Letters of Mistress Henley Published by Her Friend

Overview

Considered by many scholars to be among the most brilliant novels written in French during the eighteenth century, Letters of Mistress Henley Published by Her Friend was composed as a response to Samuel de Constant's misogynist novel, The Sentimental Husband (1783). Charri re presents six letters penned by a Mistress Henley, who has chosen a decent and affectionate man as her life's companion only to discover that she cannot bear sharing his life. An immediate success on its publication in 1784, Mistress Henley ...

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Overview

Considered by many scholars to be among the most brilliant novels written in French during the eighteenth century, Letters of Mistress Henley Published by Her Friend was composed as a response to Samuel de Constant's misogynist novel, The Sentimental Husband (1783). Charri re presents six letters penned by a Mistress Henley, who has chosen a decent and affectionate man as her life's companion only to discover that she cannot bear sharing his life. An immediate success on its publication in 1784, Mistress Henley was greeted with acclaim and controversy: one reader called the book "literarily excellent" but "morally dangerous in various ways." Remarkable for its empathy for both spouses, Mistress Henley is not only a moving work of fiction but also one of the most modern novels of its day.

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Editorial Reviews

From the Publisher

"A work of startling modernity, which could become a curricular standard like 'The Yellow Wall-Paper' or The Awakening." --English Showalter, author of The Evolution of the French Novel

Publishers Weekly - Publisher's Weekly
This moving epistolary novel, a provocative success when it appeared in 1784, appears now in a fluid new translation. In a mere six letters, de Charriere questions both the possibility of happiness in marriage and the value of the Enlightenment ideal, the man of reason. An orphan of good birth seeking security, Mistress Henley marries a well-to-do young widower who promises a peaceful life in the country. But Mr. Henley's ``reason and moderation,'' which the new wife at first respects, soon seem more like prejudice and indifference. He dispassionately resists her attempts to introduce change--such as the redecoration of her bedroom--into his ordered life. After a romantic mishap involving the servants, she writes, ``He is astonished that we excitable souls fall prey to each others' outbursts and exaggerations.'' His cool borders on the callous when he wonders whether her emotional nature should preclude the pregnant Mistress Henley from nursing their future infant. In what the authors of the fine introduction call a modern ending, de Charriere leaves open whether her despairing heroine, torn between residual admiration for her husband and alienation from him, will reconcile herself to her life. (Jan.)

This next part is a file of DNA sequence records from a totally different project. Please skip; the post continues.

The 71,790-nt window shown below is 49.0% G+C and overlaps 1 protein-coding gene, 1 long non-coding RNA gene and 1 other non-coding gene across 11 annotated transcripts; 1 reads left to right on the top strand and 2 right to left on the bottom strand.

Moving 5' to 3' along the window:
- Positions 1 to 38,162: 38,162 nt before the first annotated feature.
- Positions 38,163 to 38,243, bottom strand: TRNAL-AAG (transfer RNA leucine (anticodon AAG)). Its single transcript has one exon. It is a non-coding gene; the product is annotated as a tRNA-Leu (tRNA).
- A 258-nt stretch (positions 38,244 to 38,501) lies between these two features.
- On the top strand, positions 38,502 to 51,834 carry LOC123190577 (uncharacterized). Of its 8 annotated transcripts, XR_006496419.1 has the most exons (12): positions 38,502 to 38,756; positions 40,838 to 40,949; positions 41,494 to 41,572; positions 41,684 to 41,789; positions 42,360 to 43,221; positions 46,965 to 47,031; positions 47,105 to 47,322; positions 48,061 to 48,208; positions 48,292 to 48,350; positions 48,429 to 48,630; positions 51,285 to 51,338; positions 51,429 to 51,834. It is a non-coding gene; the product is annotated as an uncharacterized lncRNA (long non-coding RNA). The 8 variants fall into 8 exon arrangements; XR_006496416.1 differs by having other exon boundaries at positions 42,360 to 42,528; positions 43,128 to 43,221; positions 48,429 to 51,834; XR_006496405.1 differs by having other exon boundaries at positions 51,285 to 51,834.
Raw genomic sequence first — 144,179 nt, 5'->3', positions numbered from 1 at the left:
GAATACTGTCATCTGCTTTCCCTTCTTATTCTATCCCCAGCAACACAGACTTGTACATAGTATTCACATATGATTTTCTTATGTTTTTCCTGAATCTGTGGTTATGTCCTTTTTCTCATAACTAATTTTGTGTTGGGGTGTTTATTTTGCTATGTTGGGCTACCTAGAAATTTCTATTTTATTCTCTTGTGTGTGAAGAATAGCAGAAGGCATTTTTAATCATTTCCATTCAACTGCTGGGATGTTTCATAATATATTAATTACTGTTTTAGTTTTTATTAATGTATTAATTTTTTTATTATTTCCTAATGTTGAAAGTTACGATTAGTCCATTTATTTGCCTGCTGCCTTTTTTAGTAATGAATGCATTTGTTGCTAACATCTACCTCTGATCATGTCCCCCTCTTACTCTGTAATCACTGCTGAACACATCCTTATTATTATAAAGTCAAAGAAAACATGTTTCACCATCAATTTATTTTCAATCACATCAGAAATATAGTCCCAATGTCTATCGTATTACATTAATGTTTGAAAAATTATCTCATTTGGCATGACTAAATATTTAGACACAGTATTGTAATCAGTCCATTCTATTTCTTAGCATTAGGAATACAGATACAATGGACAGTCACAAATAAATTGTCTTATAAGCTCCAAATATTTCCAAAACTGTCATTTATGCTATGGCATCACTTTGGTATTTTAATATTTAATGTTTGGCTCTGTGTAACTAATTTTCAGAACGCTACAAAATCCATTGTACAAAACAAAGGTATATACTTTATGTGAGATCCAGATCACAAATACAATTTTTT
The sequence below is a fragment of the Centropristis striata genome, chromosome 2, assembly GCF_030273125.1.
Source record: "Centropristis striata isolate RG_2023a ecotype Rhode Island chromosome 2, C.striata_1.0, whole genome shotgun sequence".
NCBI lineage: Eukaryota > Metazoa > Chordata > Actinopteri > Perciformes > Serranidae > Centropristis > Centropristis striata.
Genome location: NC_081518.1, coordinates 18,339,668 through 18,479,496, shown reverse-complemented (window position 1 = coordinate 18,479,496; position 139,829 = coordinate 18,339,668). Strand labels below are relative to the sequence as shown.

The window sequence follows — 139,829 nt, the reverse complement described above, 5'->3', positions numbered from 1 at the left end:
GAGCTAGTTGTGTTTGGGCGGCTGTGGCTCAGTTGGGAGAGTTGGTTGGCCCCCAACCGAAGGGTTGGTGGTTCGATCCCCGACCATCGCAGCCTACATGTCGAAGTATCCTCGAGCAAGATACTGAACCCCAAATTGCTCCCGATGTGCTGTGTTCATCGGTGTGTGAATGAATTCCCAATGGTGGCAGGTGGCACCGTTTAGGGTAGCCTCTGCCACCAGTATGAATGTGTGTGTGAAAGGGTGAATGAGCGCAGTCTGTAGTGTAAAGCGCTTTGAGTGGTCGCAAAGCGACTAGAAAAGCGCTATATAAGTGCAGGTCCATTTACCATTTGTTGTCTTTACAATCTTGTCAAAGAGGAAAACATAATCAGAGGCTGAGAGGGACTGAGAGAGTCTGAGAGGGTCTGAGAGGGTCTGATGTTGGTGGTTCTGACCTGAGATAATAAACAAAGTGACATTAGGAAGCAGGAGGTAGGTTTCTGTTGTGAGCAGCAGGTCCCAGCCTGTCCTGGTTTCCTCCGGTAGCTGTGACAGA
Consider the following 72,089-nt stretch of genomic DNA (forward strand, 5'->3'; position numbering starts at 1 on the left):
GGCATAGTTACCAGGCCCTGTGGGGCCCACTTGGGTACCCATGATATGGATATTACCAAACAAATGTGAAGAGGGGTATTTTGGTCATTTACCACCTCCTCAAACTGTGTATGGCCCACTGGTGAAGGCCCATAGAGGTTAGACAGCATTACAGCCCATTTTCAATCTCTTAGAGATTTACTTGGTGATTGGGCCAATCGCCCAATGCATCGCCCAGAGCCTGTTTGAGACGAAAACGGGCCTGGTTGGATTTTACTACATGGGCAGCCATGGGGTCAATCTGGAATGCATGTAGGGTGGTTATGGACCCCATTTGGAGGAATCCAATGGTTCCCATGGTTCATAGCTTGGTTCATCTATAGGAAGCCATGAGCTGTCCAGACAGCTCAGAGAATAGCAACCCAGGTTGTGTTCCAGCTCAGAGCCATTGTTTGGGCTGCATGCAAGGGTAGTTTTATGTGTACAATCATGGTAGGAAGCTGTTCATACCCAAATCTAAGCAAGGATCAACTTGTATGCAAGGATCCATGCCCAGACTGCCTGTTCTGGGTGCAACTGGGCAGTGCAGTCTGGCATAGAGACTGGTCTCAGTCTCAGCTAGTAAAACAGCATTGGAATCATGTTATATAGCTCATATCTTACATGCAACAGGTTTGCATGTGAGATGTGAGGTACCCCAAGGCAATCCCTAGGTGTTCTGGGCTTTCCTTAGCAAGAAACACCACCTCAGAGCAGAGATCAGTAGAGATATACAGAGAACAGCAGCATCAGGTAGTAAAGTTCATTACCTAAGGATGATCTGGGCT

Library Journal
Here are two centuries-old epistolary novels rescued by their inclusion in an MLA series expected to make inroads in literature and women's studies curricula. Ably translated, so that they echo their 18th-century origins, and boasting a full complement of scholarly appartus, these works should succeed in rectifying students' notion of literature of the Enlightenment. As popular with 18th-century readers as Candide , de Graffigny's work involves the romance of an Inca princess captured first by the Spanish in Peru and then by the French in a battle at sea. The heroine, who ``writes'' by knotting cords, must learn French and become truly literate. She loses her Inca prince to a European and refuses her captor, who becomes her generous, amorous, but respectful guardian. In her last letter, she offers him friendship from the comfortable chateau he has deeded to her. De Charriere, a prolific Swiss novelist, gives a knowledgeable English setting to her roman a clef. Mistress Henley marries a thoroughly decent widower and is miserable. Her husband's decision--made entirely on his own--not to enter the political sphere precipitates a collapse from which she recovers, fated to live out her leftover life. Recommended for academic libraries.-- Marilyn Gaddis Rose, SUNY-Binghamton
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Product Details

  • ISBN-13: 9780873527767
  • Publisher: Modern Language Association of America
  • Publication date: 1/1/1993
  • Series: Texts and Translations , #1
  • Edition description: New Edition
  • Pages: 42
  • Sales rank: 878,316
  • Product dimensions: 5.76 (w) x 8.40 (h) x 0.23 (d)

Meet the Author


Philip Stewart's study of French narrative has led to the publication of Imitation and Illusion in the French Memoir-Novel, 1700-1750; Le Masque et la parole: le langage de l'amour au XVIIIe siècle; an edition of Prévost's Cleveland; and a study of literary illustrations entitled Engraven Desire: Eros, Image, and Text in the French Eighteenth Century. Professor Stewart is a former president of the American Association of Teachers of French and a member of the Editorial Board of Studies on Voltaire and the Eighteenth Century.
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